to indicate specialist functions:
DH - dog handler
W - works officer
H - healthcare officer
Current rank insignia introduced from April 2013
Rank Operational Support Grade (OSG) Prison Officer Supervising Officer Custodial Manager (Specialist Officer)
Prison service 01.jpg Prison service 02.jpg Prison service 03.jpg Prison service 04.jpg Specialist Officers have role identification
letters on their epaulettes:
DH - dog handler
W - works officer
H - healthcare officer

Specialist roles[edit]

In addition to uniformed officers carrying out security and custodial roles, a number of specialist functions exist within every prison. Some are assigned to uniformed Specialist Officers, whilst others are carried out by non-uniformed support staff.

Before the "Fresh Start" initiative of the mid-1980s there were more uniformed specialist officer roles, including dog handlers, works officers, hospital officers, catering officers, physical education officers, and officer instructors. Today the uniformed Specialist Officer roles include dog handlers (DH), works officers (W), and healthcare officers (H) who are the successors of the former hospital officers. The roles of the former catering officers, PE officers, and officer instructors are today taken by non-uniformed caterers, PE instructors, and educational/vocational instructors.[49]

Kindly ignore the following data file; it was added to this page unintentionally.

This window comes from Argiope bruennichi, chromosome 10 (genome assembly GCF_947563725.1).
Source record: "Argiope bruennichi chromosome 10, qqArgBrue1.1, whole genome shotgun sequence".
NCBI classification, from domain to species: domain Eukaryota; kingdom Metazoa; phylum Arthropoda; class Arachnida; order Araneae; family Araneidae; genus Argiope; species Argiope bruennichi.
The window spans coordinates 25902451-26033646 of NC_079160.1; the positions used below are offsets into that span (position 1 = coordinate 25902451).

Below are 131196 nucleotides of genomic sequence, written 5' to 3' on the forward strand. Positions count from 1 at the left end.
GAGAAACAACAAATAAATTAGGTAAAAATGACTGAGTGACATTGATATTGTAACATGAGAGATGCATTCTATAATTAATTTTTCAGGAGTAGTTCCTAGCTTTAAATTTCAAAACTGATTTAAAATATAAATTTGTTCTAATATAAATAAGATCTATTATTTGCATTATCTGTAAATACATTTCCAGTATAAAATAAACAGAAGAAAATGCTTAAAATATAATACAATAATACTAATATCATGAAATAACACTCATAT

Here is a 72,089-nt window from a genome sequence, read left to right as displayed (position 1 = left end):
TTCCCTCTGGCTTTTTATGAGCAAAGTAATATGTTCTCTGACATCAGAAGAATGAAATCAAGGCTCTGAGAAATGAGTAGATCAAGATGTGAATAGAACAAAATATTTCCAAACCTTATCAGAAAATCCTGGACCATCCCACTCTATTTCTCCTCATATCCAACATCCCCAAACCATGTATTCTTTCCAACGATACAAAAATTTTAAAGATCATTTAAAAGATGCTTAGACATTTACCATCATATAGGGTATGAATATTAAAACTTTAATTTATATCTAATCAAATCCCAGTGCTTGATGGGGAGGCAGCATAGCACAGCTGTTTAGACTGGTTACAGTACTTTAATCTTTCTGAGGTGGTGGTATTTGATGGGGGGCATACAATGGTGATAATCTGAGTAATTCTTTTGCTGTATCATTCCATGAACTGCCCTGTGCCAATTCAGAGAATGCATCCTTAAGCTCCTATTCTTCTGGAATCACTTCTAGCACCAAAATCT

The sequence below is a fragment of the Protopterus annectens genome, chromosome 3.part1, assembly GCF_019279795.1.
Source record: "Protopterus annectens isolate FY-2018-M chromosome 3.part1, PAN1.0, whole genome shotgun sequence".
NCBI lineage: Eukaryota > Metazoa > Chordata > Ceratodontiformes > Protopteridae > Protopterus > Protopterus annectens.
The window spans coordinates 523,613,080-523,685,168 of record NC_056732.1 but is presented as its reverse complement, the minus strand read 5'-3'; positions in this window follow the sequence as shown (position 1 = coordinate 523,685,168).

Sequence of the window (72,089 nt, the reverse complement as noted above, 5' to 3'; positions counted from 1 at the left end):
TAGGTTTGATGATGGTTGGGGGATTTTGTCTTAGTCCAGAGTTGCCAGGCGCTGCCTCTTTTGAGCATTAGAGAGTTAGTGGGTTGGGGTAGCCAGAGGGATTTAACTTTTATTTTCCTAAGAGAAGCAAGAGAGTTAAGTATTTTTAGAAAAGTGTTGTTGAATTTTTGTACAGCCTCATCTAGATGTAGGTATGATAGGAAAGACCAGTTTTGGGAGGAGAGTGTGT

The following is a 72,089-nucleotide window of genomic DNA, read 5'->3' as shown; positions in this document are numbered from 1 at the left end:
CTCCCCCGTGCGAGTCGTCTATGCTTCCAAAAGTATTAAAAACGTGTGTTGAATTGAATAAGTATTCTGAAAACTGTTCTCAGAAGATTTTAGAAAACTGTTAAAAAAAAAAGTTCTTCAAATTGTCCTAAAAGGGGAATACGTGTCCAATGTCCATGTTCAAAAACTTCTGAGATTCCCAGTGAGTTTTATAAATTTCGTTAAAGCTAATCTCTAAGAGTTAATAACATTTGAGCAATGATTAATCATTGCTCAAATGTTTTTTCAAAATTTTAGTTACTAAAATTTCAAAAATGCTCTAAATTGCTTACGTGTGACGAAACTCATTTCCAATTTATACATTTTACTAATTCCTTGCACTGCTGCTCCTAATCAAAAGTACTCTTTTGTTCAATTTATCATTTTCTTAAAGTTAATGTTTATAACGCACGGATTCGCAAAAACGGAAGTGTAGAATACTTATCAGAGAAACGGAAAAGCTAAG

Other key non-uniformed roles within the staff of a prison include chaplains, psychologists, and administrators.[49]

Private prisons[edit]

The Prison Service does not manage all prisons within England and Wales. Currently there are eleven prisons that have been designed, constructed, managed and financed (so-called DCMF prisons) privately. In addition, three prisons that were built with public money are managed by private companies under contract. During 2012 one further prison opened under private sector management: HMP Oakwood (Featherstone 2), built by the public sector. Private prisons are subject to scrutiny by Her Majesty's Chief Inspector of Prisons in a similar manner to prisons run by the public Prison Service.

Ban on industrial action[edit]

Questions were raised about the POA's status in the 1990s. In 1994, a legal decision determined that it was illegal to induce prison officers to take industrial action - a law which had applied to police officers since 1919 - meaning that the POA could not call strike action amongst its members. New labour legislation introduced by the Conservative government in 1992 laid down that the POA could no longer be a trade union. This was reversed in the Criminal Justice and Public Order Act of 1994, but prison officers were still denied the right to take industrial action. This right was restored in 2004 to prison officers in the public sector in England, Wales and Scotland, but not in Northern Ireland or to prison officers in the private sector.